Big Foot Lodge is a new entry to the Memphis eatery scene… but it’s sure to become a big hit. The restaurant’s unusual Canada-meets-Memphis fare is full of savory goodness. Hits include deep fried Cornish game hen, BBQ Egg Rolls, and Corn Brats (a different take on corndogs) -- but it’s best known for the Sasquatch Burger, a mammoth four pounds of meat and three and a half pounds of bread and veggies that you get for free if you eat it in under an hour. Only one person has succeeded… so far. Open 11am to 2:30am, seven days a week. It’s across the block from the Peabody Place Retain and Entertainment Complex at 97 South 2nd Street. (901) 578-9808.

And if you’re searching out martinis and sushi late night, try Swig’sThe eclectic modern addition at 100 Peabody Place boasts of a martini list more than 70 martinis strong, as well as an additional mixed drink and cognac list. The sushi bar’s menu is also extensive, with over 40 offerings. Try the Surf and Turf roll for a delicious late night repast. Live music offered most nights. Open 3pm to late, (901) 522-8515.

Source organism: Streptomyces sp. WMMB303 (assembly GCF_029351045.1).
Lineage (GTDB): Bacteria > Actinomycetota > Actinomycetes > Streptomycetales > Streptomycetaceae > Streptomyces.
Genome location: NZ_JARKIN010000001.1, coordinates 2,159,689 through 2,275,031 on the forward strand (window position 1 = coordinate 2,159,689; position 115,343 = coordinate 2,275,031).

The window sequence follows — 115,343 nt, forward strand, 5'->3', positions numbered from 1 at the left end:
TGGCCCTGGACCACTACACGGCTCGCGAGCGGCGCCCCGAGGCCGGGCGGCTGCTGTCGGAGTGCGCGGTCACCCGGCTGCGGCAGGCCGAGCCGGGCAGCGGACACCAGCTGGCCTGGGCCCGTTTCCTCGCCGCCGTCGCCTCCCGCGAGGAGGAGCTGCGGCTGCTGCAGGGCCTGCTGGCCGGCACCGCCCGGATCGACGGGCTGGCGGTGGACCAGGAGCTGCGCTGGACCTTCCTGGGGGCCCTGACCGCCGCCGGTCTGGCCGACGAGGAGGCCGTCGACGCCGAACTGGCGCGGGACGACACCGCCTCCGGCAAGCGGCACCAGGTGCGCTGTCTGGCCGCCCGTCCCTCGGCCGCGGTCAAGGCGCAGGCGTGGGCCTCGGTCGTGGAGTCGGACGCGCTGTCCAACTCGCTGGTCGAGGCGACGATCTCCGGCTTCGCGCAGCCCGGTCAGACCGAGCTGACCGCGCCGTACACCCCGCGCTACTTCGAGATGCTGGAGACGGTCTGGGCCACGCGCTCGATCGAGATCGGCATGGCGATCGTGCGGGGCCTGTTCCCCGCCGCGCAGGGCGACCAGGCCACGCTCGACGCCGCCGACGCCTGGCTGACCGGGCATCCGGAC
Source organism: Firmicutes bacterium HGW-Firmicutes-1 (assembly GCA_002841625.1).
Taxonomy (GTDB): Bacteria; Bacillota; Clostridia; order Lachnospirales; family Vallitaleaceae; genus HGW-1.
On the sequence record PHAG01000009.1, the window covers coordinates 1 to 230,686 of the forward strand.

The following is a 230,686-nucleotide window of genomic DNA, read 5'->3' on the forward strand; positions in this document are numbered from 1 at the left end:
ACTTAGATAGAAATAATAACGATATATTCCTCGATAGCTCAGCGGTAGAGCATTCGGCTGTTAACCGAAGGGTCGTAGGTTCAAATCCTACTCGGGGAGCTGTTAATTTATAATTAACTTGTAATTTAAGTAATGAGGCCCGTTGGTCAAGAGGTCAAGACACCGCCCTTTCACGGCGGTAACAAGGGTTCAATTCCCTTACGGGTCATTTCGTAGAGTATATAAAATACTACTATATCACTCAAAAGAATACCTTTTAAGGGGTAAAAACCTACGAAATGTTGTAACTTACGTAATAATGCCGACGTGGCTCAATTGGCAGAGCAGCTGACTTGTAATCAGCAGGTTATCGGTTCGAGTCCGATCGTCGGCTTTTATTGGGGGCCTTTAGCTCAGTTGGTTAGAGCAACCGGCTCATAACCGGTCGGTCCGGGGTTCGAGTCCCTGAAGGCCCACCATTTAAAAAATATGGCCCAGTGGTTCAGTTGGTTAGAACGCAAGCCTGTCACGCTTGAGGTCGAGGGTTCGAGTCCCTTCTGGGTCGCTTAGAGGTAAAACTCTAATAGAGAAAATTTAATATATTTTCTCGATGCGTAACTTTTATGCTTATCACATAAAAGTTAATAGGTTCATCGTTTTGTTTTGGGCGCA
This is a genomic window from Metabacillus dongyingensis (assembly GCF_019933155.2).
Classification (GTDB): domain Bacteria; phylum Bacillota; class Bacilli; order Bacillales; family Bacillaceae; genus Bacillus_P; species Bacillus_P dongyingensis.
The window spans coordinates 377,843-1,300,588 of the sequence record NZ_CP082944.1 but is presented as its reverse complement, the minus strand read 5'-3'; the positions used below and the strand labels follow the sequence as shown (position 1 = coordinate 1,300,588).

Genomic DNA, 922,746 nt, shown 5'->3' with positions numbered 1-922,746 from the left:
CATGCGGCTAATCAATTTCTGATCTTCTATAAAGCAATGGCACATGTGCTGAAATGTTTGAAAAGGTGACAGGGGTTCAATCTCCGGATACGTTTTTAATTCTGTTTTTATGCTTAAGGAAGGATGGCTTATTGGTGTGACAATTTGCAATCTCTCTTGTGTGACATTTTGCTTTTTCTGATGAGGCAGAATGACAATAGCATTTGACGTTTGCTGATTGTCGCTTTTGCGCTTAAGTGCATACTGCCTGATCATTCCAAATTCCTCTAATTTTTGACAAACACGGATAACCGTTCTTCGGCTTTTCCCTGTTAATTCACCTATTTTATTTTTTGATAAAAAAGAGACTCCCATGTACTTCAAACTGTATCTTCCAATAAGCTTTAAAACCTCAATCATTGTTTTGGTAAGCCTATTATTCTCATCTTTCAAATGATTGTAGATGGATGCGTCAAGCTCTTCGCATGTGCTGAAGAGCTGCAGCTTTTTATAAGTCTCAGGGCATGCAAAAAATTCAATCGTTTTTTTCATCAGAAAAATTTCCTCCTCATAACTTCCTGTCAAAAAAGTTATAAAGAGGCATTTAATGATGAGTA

Lodging - The Secret
One of the best kept secrets in Memphis, the Talbot Heirs Guesthouse is literally in the middle of everything. This eight suite boutique hotel is across the street from the Peabody, on the same block as the Big Foot Lodge, and two blocks to Beale Street.

Rooms are large and spacious, with living areas and full kitchens and baths. One suite features a grand piano once owned by Bobby Whitlock of Derek and the Dominoes. Gracious hosts Tom and Sandy Franck greet guests at the door and help with luggage.